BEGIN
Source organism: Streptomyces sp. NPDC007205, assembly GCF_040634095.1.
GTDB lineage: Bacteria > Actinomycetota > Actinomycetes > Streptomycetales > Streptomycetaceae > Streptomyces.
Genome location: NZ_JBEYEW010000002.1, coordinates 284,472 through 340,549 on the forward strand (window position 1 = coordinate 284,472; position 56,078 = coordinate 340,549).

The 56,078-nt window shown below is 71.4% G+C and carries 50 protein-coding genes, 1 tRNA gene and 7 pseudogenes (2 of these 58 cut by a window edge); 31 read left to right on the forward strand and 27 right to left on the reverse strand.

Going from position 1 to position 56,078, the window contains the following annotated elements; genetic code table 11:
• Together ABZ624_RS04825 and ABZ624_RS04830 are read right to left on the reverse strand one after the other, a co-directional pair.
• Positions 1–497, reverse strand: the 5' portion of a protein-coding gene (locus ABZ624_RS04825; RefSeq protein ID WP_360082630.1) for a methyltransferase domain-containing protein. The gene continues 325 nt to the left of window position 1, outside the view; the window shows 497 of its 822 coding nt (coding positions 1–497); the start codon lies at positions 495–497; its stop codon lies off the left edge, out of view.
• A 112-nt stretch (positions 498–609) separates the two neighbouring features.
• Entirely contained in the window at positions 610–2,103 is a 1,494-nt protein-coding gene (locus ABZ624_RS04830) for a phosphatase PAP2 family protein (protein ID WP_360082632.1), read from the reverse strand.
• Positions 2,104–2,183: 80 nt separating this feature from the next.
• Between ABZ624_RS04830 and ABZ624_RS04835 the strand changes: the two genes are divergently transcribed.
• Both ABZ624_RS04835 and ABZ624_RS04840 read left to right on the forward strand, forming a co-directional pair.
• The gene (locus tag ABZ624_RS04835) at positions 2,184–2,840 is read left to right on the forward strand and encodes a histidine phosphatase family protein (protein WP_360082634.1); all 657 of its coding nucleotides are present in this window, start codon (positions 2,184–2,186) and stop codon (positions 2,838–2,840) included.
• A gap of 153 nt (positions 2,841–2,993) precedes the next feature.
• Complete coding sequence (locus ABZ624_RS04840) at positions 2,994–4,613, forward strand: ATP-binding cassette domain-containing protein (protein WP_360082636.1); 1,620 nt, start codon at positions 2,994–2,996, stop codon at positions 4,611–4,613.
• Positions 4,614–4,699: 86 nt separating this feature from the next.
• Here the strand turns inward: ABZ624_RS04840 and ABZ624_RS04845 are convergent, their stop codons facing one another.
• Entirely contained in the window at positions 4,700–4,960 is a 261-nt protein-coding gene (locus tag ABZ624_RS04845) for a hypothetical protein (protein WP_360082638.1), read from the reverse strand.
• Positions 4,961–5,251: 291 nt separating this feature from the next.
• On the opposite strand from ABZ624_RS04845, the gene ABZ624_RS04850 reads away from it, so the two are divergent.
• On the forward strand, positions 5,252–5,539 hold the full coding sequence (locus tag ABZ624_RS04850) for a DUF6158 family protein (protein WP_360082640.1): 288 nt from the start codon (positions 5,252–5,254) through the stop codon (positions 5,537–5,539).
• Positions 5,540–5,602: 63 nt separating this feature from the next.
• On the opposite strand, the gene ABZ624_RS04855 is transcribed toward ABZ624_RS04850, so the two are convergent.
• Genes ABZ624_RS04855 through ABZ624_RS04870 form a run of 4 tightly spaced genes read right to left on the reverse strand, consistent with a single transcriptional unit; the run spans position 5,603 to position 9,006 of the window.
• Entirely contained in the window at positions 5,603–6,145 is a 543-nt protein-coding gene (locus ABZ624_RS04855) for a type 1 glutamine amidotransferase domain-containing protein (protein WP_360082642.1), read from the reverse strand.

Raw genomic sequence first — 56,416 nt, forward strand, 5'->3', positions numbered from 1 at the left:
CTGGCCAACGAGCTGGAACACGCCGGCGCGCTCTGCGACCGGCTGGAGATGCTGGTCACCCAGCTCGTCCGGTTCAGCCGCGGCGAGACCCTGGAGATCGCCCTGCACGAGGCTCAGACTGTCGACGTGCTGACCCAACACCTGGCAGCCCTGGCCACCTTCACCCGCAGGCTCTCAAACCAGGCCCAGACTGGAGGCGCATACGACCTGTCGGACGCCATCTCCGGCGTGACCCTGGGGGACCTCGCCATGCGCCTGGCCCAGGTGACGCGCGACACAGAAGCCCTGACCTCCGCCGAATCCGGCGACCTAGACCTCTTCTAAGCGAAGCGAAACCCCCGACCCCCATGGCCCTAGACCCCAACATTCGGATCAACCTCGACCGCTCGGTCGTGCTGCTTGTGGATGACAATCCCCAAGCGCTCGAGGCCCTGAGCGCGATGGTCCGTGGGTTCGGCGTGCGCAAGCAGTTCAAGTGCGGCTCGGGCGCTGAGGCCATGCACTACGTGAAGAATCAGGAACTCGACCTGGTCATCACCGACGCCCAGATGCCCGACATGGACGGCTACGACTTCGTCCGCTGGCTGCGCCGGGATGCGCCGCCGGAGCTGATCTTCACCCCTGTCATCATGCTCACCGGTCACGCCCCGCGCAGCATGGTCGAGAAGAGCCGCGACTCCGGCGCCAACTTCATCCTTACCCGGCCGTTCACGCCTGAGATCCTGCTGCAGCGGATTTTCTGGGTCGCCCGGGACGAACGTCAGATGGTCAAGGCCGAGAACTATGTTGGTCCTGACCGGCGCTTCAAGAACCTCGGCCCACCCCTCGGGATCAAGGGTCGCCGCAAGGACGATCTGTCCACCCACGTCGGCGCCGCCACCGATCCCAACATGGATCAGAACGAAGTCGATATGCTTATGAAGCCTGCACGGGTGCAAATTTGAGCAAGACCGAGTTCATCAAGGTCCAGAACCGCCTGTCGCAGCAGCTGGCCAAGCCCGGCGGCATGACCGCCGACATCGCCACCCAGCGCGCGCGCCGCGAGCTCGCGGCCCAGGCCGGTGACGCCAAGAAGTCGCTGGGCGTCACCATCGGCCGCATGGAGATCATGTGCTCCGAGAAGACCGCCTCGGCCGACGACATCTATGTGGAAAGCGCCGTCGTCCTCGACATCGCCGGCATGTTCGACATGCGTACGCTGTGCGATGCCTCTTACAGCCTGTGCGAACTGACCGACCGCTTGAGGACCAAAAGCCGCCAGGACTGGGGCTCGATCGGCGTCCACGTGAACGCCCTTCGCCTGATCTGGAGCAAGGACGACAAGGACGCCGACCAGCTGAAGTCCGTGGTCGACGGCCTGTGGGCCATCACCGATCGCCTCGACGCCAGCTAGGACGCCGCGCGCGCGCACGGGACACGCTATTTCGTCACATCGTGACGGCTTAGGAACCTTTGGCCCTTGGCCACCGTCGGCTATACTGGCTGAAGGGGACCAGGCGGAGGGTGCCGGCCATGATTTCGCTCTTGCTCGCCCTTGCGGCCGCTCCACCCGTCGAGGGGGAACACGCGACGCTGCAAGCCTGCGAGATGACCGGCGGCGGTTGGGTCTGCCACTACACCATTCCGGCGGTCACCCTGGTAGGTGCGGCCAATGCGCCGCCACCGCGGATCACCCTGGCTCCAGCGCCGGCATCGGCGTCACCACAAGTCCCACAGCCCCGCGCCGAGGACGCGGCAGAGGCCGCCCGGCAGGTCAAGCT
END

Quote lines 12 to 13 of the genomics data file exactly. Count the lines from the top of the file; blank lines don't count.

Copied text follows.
• Both ABZ624_RS04835 and ABZ624_RS04840 read left to right on the forward strand, forming a co-directional pair.
• The gene (locus tag ABZ624_RS04835) at positions 2,184–2,840 is read left to right on the forward strand and encodes a histidine phosphatase family protein (protein WP_360082634.1); all 657 of its coding nucleotides are present in this window, start codon (positions 2,184–2,186) and stop codon (positions 2,838–2,840) included.